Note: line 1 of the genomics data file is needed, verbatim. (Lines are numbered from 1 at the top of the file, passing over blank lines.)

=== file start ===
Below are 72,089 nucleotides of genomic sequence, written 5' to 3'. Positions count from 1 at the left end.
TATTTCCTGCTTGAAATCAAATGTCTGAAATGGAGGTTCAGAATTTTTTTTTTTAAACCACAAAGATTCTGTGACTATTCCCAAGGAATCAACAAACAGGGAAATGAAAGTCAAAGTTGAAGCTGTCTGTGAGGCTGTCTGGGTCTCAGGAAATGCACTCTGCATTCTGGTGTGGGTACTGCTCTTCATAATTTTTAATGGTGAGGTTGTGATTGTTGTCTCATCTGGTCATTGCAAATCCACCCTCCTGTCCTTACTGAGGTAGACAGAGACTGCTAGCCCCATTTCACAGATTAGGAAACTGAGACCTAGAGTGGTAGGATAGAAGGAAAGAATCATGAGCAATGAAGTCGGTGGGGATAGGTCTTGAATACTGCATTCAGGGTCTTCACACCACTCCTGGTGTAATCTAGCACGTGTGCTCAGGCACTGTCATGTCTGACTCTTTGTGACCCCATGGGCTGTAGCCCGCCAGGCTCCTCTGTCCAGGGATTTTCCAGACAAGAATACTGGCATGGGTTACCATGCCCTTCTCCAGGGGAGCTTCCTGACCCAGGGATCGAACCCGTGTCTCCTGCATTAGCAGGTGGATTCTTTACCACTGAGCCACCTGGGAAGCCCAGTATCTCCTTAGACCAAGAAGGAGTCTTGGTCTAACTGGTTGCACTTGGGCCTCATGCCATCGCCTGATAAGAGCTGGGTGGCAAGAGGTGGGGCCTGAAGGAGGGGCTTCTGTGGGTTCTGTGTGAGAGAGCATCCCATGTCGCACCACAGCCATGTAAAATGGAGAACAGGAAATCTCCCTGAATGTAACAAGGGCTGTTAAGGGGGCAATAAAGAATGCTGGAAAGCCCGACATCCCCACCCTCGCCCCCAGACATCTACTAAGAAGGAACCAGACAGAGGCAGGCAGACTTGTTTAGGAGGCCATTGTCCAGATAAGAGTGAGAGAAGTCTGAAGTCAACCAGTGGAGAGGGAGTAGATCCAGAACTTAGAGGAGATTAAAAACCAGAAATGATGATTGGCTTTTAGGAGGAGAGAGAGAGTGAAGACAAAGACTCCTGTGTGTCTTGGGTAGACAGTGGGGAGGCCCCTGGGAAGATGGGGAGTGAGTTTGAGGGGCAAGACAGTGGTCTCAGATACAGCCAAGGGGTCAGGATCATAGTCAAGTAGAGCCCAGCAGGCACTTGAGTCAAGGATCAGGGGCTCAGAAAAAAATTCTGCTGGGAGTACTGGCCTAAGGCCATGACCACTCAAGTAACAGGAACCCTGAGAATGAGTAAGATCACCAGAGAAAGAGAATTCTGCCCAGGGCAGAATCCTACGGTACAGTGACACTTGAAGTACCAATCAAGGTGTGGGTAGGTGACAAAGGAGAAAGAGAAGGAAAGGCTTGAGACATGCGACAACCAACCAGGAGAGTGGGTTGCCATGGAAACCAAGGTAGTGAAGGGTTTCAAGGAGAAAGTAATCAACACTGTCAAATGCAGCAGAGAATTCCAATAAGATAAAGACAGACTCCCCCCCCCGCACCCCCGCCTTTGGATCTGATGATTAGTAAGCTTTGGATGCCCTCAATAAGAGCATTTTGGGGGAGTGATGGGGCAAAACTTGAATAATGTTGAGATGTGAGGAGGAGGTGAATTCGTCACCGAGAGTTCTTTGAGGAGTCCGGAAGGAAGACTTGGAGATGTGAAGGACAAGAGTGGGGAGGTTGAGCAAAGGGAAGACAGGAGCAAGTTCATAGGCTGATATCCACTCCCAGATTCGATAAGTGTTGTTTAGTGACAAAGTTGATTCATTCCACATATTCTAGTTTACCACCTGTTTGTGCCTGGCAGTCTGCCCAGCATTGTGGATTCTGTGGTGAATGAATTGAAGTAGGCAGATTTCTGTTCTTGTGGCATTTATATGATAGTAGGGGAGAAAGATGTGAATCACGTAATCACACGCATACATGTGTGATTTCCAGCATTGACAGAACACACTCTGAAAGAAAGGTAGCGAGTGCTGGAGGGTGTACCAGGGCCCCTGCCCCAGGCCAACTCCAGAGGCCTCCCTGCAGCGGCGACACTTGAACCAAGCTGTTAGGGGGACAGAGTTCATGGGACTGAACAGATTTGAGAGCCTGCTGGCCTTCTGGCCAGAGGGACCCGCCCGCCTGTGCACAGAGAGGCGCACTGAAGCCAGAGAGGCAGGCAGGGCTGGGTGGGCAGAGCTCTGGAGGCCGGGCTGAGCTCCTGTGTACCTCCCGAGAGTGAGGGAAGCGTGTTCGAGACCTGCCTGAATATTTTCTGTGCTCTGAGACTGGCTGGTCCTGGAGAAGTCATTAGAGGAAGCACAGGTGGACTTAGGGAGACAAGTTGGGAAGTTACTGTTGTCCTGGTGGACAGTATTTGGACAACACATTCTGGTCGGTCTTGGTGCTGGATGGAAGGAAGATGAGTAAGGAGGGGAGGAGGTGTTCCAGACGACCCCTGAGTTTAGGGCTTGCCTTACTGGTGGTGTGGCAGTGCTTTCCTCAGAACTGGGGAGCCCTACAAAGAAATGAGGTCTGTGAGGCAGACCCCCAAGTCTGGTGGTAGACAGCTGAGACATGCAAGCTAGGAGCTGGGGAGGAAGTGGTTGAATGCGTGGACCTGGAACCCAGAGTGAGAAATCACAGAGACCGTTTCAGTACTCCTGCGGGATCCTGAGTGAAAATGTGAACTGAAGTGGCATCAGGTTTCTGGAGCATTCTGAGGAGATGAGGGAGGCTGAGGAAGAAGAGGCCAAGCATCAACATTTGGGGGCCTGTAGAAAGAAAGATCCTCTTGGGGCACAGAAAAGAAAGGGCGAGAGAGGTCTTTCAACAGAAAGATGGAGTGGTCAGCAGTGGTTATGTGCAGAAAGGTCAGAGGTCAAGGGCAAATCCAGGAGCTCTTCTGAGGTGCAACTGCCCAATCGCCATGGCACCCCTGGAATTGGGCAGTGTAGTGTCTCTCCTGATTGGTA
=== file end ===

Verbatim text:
Below are 72,089 nucleotides of genomic sequence, written 5' to 3'. Positions count from 1 at the left end.